XV[15arg] The defence of a passage in the historical works of Sallust, which his enemies attacked in a spirit of malicious criticism.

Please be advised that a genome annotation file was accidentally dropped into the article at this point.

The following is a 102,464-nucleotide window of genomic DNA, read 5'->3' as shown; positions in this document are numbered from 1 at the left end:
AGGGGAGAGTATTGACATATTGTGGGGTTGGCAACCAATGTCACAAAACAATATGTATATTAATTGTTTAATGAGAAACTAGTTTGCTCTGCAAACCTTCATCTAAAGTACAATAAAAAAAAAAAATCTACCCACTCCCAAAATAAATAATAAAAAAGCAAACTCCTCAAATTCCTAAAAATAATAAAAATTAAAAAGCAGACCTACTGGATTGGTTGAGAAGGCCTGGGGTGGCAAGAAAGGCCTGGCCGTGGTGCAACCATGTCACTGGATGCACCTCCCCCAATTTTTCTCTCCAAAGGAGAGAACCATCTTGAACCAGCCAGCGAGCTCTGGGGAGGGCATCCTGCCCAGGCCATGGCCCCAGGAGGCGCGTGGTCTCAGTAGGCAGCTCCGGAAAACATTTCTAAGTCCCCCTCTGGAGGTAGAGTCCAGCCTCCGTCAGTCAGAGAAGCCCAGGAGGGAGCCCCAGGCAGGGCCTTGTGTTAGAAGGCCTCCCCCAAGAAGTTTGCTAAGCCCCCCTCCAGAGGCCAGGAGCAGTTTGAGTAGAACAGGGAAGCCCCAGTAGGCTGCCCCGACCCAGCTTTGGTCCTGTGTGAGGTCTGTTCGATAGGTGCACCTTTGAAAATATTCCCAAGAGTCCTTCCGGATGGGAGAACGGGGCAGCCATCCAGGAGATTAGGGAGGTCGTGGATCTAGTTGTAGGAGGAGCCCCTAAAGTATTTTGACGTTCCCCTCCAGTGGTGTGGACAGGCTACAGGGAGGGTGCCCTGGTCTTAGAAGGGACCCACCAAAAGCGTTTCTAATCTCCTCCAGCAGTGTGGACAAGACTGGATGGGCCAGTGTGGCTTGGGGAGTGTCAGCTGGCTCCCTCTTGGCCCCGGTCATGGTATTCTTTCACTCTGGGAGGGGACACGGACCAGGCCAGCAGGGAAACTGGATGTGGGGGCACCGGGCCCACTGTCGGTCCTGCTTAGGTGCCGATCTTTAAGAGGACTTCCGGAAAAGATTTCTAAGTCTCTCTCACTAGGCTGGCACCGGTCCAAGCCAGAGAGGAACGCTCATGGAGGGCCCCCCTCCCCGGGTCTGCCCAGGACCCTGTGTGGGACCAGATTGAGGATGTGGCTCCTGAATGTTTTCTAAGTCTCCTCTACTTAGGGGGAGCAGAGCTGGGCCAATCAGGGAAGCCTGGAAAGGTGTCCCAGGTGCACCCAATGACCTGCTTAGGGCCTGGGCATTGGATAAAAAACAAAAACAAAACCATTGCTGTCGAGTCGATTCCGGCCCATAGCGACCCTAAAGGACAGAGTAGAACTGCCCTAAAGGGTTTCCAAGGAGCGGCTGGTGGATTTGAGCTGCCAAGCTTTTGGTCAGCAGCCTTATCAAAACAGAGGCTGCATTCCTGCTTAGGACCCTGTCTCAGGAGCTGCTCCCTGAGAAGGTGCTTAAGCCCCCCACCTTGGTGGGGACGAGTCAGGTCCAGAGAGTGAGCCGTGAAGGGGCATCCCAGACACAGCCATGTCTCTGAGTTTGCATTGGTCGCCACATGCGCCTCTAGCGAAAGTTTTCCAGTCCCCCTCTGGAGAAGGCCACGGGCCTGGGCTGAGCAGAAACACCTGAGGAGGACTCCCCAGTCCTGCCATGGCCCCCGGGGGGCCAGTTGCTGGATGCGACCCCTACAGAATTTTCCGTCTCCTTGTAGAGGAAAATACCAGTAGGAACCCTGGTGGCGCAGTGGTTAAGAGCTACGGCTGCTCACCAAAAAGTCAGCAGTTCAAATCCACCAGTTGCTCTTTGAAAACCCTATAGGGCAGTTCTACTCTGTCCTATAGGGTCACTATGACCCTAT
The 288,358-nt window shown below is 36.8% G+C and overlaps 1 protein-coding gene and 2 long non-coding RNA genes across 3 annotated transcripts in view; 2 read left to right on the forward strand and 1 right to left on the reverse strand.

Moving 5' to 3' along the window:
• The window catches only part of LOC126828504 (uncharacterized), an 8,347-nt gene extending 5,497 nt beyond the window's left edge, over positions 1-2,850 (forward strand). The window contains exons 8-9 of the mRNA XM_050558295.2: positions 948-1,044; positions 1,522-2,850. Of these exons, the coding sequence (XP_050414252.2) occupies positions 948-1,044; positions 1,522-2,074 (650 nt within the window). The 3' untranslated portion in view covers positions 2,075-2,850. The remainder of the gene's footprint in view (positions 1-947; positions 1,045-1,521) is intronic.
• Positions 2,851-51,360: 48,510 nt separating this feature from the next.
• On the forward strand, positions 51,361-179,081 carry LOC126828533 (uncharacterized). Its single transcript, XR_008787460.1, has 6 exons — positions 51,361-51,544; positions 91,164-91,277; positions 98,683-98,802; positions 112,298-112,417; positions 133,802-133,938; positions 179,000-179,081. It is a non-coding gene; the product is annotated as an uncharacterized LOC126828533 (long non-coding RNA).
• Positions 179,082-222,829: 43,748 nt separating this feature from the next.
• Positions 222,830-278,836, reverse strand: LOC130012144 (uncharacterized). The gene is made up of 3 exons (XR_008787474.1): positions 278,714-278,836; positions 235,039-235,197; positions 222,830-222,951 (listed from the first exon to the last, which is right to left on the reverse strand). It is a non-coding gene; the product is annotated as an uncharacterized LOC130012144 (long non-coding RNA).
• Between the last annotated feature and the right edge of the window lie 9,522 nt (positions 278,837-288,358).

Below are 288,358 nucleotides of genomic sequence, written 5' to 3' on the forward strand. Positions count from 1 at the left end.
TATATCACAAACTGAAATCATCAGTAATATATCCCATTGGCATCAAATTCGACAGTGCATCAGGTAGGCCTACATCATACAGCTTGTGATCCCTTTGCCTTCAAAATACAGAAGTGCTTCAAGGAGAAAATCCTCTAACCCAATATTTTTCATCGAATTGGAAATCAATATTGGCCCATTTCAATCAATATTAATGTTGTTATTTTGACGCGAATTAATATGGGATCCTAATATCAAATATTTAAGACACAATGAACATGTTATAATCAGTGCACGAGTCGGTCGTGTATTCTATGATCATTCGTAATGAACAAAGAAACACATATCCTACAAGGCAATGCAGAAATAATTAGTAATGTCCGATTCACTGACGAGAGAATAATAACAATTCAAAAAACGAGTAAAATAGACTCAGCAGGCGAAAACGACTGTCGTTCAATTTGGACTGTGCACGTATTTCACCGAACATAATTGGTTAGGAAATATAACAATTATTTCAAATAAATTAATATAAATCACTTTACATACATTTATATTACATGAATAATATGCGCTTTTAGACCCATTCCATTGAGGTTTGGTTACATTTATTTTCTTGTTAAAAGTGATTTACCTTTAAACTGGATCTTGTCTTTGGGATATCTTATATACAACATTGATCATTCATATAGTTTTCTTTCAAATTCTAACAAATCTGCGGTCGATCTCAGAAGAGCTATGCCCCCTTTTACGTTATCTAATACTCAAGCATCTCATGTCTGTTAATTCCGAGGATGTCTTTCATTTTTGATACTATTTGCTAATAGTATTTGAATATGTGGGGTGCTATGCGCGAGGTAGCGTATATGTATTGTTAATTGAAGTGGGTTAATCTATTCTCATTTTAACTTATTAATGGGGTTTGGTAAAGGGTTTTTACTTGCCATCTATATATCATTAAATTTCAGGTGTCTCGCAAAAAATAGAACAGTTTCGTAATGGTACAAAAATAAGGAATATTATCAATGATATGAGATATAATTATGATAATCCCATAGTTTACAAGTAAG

THE elegance of Sallust's style and his passion for coining and introducing new words was met with exceeding great hostility, and many men of no mean ability tried to criticize and decry much in his writings. Many of the attacks on him were ignorant or malicious. Yet there are some things that may be regarded as deserving of censure, as for example the following passage in the History of Catiline, 1 which has the appearance of being written somewhat carelessly. Sallust's words are these: “And for myself, although I am well aware that by no means equal repute attends the narrator and the doer of deeds, yet I regard the writing of history as one of the hardest of tasks; first because the style and diction must be equal to the deeds recorded; and in the second place, because such criticisms as you make of others' shortcomings are thought by most men to be due to malice and envy. Furthermore, when you commemorate the distinguished merit and fame of good men, while everyone is quite ready to believe you when you tell of things which he thinks he could easily do himself, everything beyond that he regards as fictitious, if not false.” The critics say: “He declared that he would give the reasons why it appears to be ' hard ' 'to write history'; and then, after mentioning the first reason, he does not give a second, but gives utterance to complaints. For it ought not to be regarded as a reason why the work of history is 'hard,' that the reader either [p. 359] misinterprets what is written or does not believe it to be true.” They maintain that he ought to say that such work is exposed and subject to misjudgments, rather than “hard” ; for that which is “hard” is hard because of the difficulty of its accomplishment, not because of the mistaken opinions of other men. That is what those ill-natured critics say. But Sallust does not use arduus merely in the sense of “hard,” but as the equivalent of the Greek word χαλεπός, that is, both difficult and also troublesome, disagreeable and intractable. And the meaning of these words is not inconsistent with that of the passage which was just quoted from Sallust.